When Microsoft Corporation (NASDAQ: MSFT ) officially launched the Xbox One in western markets last November, it took until the following April before total unit shipments reached 5 million. But if recent comments from Microsoft's Chinese partner BesTV are any indication, the tech behemoth might well match that number for the Xbox One's launch in the Middle Kingdom next month.
This is a massive new market ...
For perspective, the entrance of Microsoft's Xbox One into the Chinese market is the first of its kind following the end of a 13-year ban on video game consoles in the country. That ban was instituted by Chinese officials seeking to mute any negative moral effects violent and otherwise questionable content might have on China's youth.
But as mobile, online, and PC gaming markets continued to grow, China decided to ease those restrictions and foster economic growth by including gaming consoles under the canopy of a new free-trade zone created last September in Shanghai. The caveat? Foreign companies were required to find domestic partners to help facilitate their respective launches -- which is where BesTV comes into play.
To be sure, when BesTV reported earnings last week, it revealed the Chinese government has approved the sale of 5 million Xbox One units in China, where the console hits the market on Sept. 23. And that seems fair enough, especially considering BesTV also stated China's $10 billion-per year video game industry is expected move as many as 50 million total console units over the next five years.
... but challenges remain
Of course, investors certainly shouldn't take the government's approval as a guarantee Microsoft's efforts will quickly move 5 million Xbox One consoles.
Not far behind, for example, will be the Playstation 4 from Sony (NYSE: SNE ) , which has capitalized on Microsoft's early pricing and digital rights management blunders to sell a whopping 10 million units through to consumers so far. Sony has yet to reveal a specific release date for its Playstation 4 in China, but did announce its own partnership with China's Shanghai Oriental Pearl Group in May.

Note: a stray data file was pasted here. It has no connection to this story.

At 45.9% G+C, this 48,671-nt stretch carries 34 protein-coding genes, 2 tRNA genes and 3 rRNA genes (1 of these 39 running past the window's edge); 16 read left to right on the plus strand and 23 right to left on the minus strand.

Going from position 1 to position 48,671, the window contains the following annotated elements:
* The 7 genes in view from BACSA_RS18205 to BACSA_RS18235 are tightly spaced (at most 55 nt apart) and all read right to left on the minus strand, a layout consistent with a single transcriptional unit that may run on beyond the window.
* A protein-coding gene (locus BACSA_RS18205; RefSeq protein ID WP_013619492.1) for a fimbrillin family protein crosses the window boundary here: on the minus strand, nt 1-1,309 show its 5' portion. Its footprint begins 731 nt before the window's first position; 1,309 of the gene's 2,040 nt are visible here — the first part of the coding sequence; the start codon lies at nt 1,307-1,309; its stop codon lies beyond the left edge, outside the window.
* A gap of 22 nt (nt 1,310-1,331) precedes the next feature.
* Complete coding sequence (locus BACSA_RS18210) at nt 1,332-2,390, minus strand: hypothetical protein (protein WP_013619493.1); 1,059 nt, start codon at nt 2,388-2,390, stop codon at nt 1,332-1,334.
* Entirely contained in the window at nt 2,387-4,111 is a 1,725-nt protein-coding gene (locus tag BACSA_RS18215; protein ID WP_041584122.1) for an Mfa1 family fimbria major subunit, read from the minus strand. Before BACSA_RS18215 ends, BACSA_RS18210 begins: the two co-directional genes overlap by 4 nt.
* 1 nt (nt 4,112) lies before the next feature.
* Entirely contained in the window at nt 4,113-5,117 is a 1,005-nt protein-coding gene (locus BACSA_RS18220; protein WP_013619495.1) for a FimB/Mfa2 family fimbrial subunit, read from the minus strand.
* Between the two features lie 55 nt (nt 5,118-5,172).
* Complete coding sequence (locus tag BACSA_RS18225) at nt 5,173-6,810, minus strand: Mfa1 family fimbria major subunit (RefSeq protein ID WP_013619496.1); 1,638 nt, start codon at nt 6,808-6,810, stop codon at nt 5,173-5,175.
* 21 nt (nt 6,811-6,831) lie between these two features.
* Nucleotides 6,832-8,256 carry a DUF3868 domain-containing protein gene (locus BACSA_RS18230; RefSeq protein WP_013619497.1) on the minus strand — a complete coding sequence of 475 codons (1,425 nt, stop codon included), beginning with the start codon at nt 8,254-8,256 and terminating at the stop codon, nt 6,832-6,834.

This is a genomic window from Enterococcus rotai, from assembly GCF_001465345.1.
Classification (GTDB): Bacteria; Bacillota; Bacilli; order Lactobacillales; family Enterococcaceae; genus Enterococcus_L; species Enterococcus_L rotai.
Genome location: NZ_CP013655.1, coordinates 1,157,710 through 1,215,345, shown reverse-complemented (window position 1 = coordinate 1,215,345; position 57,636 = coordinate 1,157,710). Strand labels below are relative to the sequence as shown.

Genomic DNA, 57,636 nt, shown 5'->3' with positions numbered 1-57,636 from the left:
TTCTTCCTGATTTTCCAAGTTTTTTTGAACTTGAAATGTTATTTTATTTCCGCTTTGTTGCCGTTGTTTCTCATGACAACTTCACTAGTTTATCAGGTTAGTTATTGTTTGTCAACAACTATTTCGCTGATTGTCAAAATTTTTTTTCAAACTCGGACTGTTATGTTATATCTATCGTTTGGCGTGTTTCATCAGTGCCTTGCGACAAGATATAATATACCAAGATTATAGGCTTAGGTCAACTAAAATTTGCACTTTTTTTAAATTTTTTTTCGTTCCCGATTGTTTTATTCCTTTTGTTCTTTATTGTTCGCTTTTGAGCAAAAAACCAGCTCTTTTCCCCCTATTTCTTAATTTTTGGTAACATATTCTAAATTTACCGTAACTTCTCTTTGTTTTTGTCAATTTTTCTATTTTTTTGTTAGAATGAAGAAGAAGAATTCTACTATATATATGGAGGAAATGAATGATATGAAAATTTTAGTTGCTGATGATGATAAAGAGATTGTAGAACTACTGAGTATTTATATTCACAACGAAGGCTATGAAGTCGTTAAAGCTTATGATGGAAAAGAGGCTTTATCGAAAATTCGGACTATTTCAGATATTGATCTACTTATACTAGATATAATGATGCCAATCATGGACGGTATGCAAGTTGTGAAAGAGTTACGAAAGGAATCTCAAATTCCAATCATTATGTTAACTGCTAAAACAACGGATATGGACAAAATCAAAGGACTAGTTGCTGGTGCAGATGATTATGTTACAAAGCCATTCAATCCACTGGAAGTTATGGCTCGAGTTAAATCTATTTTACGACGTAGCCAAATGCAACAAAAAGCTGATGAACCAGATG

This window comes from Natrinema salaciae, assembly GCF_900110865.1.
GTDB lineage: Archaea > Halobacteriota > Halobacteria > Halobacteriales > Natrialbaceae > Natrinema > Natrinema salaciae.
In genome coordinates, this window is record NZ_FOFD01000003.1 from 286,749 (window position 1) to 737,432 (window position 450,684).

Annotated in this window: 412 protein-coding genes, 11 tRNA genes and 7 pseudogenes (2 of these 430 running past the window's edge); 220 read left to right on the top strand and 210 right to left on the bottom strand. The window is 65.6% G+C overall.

That's also not to mention the challenges posed by rampant software piracy in the region, inevitable content restrictions that could hamstring sales, and the fact grey-market machines have long been available for purchase at many Chinese shops.
What's more, Microsoft has already stated the Xbox One will retail without the Kinect sensor for 3699 yuan, or roughly $600. To its credit, Microsoft did remind investors of China's 17% value-added tax on imported goods, and attempted to take some of the sting away by noting it will offer cheaper games ranging from 99 yuan ($16) to 249 yuan ($40.46) per title. But in the end, the Xbox One's starting price may still prove too high for the average Chinese consumer to bear.
Is this Xbox One's moment to shine?
Price notwithstanding, however, you can bet these are also challenges with which Microsoft and BesTV are all too aware. And Microsoft appears to be learning from its other Xbox One mistakes, as evidenced by its recent decisions to not only refocus its message on gaming as the console's central theme, but also drop the Kinect -- which hardcore gamers don't particularly appreciate -- as a required accessory, thereby allowing it to reduce the U.S. price to match Sony's Playstation 4 at "just" $399. And though the PS4 is still outselling Microsoft's cheaper Xbox One, the latter move did at least result in Xbox One unit sales doubling sequentially from May to June
Whether Microsoft can translate that success to quickly move 5 million consoles in China remains to be seen. But in the end, I'm convinced the Xbox One is as well positioned as anyone could hope, and stands a great chance of capitalizing on a fresh start in the country of more than 1 billion people.
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